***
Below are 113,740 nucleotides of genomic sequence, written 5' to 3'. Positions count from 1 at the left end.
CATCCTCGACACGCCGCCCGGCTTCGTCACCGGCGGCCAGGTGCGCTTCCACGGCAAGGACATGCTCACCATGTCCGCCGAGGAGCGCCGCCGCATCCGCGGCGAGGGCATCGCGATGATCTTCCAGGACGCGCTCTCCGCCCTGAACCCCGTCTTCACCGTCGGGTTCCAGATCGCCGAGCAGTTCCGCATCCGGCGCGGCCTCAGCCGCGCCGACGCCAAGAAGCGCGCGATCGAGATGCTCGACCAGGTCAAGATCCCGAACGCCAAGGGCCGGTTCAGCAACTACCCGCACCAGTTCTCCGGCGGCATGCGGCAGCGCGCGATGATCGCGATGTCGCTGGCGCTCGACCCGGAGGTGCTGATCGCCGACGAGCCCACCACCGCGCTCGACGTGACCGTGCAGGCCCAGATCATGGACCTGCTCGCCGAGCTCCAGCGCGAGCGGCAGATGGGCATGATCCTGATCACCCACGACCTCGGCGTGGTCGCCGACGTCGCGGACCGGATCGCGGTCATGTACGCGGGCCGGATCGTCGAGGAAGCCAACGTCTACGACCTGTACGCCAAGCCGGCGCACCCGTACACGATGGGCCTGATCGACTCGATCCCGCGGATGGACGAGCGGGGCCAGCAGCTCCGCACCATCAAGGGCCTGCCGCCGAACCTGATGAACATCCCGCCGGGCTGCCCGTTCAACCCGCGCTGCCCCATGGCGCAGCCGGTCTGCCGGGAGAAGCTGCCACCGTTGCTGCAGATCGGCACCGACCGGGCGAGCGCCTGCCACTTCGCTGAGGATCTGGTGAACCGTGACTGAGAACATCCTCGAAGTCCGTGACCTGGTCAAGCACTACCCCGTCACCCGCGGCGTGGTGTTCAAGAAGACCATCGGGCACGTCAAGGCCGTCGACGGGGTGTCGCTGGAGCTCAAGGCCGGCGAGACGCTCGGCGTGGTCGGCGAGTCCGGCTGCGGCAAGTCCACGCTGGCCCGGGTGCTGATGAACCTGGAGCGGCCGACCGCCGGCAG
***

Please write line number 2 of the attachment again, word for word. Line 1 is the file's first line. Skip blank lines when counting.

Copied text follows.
CATCCTCGACACGCCGCCCGGCTTCGTCACCGGCGGCCAGGTGCGCTTCCACGGCAAGGACATGCTCACCATGTCCGCCGAGGAGCGCCGCCGCATCCGCGGCGAGGGCATCGCGATGATCTTCCAGGACGCGCTCTCCGCCCTGAACCCCGTCTTCACCGTCGGGTTCCAGATCGCCGAGCAGTTCCGCATCCGGCGCGGCCTCAGCCGCGCCGACGCCAAGAAGCGCGCGATCGAGATGCTCGACCAGGTCAAGATCCCGAACGCCAAGGGCCGGTTCAGCAACTACCCGCACCAGTTCTCCGGCGGCATGCGGCAGCGCGCGATGATCGCGATGTCGCTGGCGCTCGACCCGGAGGTGCTGATCGCCGACGAGCCCACCACCGCGCTCGACGTGACCGTGCAGGCCCAGATCATGGACCTGCTCGCCGAGCTCCAGCGCGAGCGGCAGATGGGCATGATCCTGATCACCCACGACCTCGGCGTGGTCGCCGACGTCGCGGACCGGATCGCGGTCATGTACGCGGGCCGGATCGTCGAGGAAGCCAACGTCTACGACCTGTACGCCAAGCCGGCGCACCCGTACACGATGGGCCTGATCGACTCGATCCCGCGGATGGACGAGCGGGGCCAGCAGCTCCGCACCATCAAGGGCCTGCCGCCGAACCTGATGAACATCCCGCCGGGCTGCCCGTTCAACCCGCGCTGCCCCATGGCGCAGCCGGTCTGCCGGGAGAAGCTGCCACCGTTGCTGCAGATCGGCACCGACCGGGCGAGCGCCTGCCACTTCGCTGAGGATCTGGTGAACCGTGACTGAGAACATCCTCGAAGTCCGTGACCTGGTCAAGCACTACCCCGTCACCCGCGGCGTGGTGTTCAAGAAGACCATCGGGCACGTCAAGGCCGTCGACGGGGTGTCGCTGGAGCTCAAGGCCGGCGAGACGCTCGGCGTGGTCGGCGAGTCCGGCTGCGGCAAGTCCACGCTGGCCCGGGTGCTGATGAACCTGGAGCGGCCGACCGCCGGCAG